Your best hope is SaaS and PaaS. The best markets are non-English speaking markets. We have seen an explosion of SaaS in the USA but most have not made it to the rest of the world yet. Only some bigger SaaS solutions (Webex, GoToMeeting, Office 365, etc.)  and PaaS platforms (Salesforce, Workday, etc.) are available outside of the US and the UK. However most SaaS and PaaS solutions are currently still English-only. So the quickest solution to make some money is to just copy, translate and paste some successful English-only SaaS product. If you do not know how to copy dotcoms, take a look at how the Rocket Internet team is doing it. Of course you should always be open for those annoying problems everybody has that could use a new innovative solution and as such create your own SaaS.

2) SaaSification

During the gold rush, be the restaurant, hotel or tool shop. While everybody is looking for the SaaS gold, offer solutions that will save gold diggers time and money. SaaSification allows others to focus on building their SaaS business, not on reinventing for the millionth time a web page, web store, email server, search, CRM, monthly subscription billing, reporting, BI, etc. Instead of a “Use Shopify to create your online store”, it should be “Use <YOUR PRODUCT> to create a SaaS Business”.

3) Mobile & Cloud

Everybody is having, or at least thinking about buying, a Smartphone. However there are very few really good mobile services that fully exploit the Cloud. Yet I can get a shopping list app but most are just glorified to-do lists. None is recommending me where to go and buy based on current promotions and comparison with other buyers. None is helping me find products inside a large supermarket. None is learning from my shopping habits and suggesting items on the list. None is allowing me to take a number at the seafood queue. These are just examples for one mobile + cloud app. Think about any other field and you are sure to find great ideas.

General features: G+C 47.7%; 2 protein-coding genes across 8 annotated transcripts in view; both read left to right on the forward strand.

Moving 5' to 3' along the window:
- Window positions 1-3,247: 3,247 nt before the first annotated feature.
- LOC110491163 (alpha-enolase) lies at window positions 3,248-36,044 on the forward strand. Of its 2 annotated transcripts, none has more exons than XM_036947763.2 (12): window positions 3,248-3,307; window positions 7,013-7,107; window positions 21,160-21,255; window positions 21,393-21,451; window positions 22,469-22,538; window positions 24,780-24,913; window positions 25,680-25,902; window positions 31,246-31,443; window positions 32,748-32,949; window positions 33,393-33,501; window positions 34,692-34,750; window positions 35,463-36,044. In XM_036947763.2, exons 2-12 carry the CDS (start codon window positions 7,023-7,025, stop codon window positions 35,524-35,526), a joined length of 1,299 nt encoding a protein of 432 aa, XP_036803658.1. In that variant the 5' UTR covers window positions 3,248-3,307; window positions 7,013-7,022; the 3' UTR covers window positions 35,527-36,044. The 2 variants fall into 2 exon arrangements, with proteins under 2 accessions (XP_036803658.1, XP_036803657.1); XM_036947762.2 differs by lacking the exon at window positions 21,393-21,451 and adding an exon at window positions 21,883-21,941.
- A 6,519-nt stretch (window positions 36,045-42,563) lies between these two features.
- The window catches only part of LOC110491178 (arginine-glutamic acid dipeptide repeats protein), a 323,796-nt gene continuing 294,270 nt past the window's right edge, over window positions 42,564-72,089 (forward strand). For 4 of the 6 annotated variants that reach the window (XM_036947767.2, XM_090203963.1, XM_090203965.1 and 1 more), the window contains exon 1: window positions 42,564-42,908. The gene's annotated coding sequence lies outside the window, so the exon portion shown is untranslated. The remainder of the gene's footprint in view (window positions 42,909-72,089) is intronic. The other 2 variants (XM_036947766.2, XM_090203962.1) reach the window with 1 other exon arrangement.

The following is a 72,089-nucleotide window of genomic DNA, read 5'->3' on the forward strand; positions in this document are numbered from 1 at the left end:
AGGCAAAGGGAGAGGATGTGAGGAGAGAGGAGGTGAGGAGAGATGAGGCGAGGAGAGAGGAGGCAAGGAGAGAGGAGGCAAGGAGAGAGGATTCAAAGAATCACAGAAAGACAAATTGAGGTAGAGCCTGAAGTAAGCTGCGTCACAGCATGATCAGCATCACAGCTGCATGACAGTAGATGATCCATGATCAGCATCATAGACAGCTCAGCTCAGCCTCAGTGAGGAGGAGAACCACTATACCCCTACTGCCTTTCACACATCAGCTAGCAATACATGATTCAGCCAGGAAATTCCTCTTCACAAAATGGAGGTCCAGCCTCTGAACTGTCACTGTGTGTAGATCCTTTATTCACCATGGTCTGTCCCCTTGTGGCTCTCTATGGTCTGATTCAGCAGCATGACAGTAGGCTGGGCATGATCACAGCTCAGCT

4) Specialized IaaS

I mentioned it before, IaaS is already overcrowded but there is one exception: specialized IaaS. You can focus on specialized hardware, e.g. virtualized GPU, DSP, mobile ARM processors. On network virtualization like SDN and Openflow. Mobile and tablet virtualization. Embedded device virtualization. Machine Learning IaaS. Car Software virtualization.

5) Disruptive Innovations + Cloud

Selling disruptive innovations and offering them as Cloud services. Examples could be 3D printing services, wireless sensor networks / M2M, Big Data, Wearable Tech, Open Source Hardware, etc. The Cloud will lower your costs and give you a global elastically scalable solution.

Big Data 2013 Predictions

January 1, 2013 5 comments

If you just invested a lot of money in a Big Data solution from any of the traditional BI vendors (Teradata, IBM, Oracle, SAS, EMC, HP, etc.) then you are likely to see a sub-optimal ROI in 2013.

Several innovations will come in 2013 that will change the value of Big Data exponentially. Other technology innovations are just waiting for smart start-ups to put them into good use.

Real-Time Hadoop

The first major innovation will be Google’s Dremel-like solutions coming of age like Impala, Drill, etc. They will allow real-time queries on Big Data and be open source. So you will get a superior offering compared to what is currently available for free.

Cloud-Based Big Data Solutions

The absolute market leader is Amazon with EMR. Elastic Map Reduce is not so much about being able to run a Map Reduce operation in the Cloud but about paying for what you use and not more. The traditional BI vendors are still getting their head around a usage-based licensing for the Cloud. Except a lot of smart startups to come up with really innovative Big Data and Cloud solutions.

Big Data Appliances

You can buy some really expensive Big Data Appliances but also here disruptive players are likely to change the market. GPUs are relatively cheap. Stack them into servers and use something like Virtual OpenCL to make your own GPU virtualization cluster solution. These type of home-made GPU clusters are already being used for security Big Data related work.

Also expect more hardware vendors to pack mobile ARM processors into server boxes. Dell, HP, etc. are already doing it. Imagine the potential for Distributed Map Reduce.

Finally Parallella will put a 16-core supercomputer into everybody’s hands for $99. Their 2013 supercomputer challenge is definitely something to keep your eyes on. Their roadmap talks about 64 and 1000 core versions. If Adapteva can keep their promises and flood the market with Parallella’s then expect Parallella Clusters to be 2013 Big Data Appliance.

Distributed Machine Learning

Mahout is a cool project but Map Reduce might not be the best possible architecture to run iterative distributed backpropagation or any other machine learning algorithms. Jubatus looks promising. Also algorithm innovations like HogWild could really change the dynamics for efficient distributed machine learning. This space is definitely ready for more ground-breaking innovations in 2013.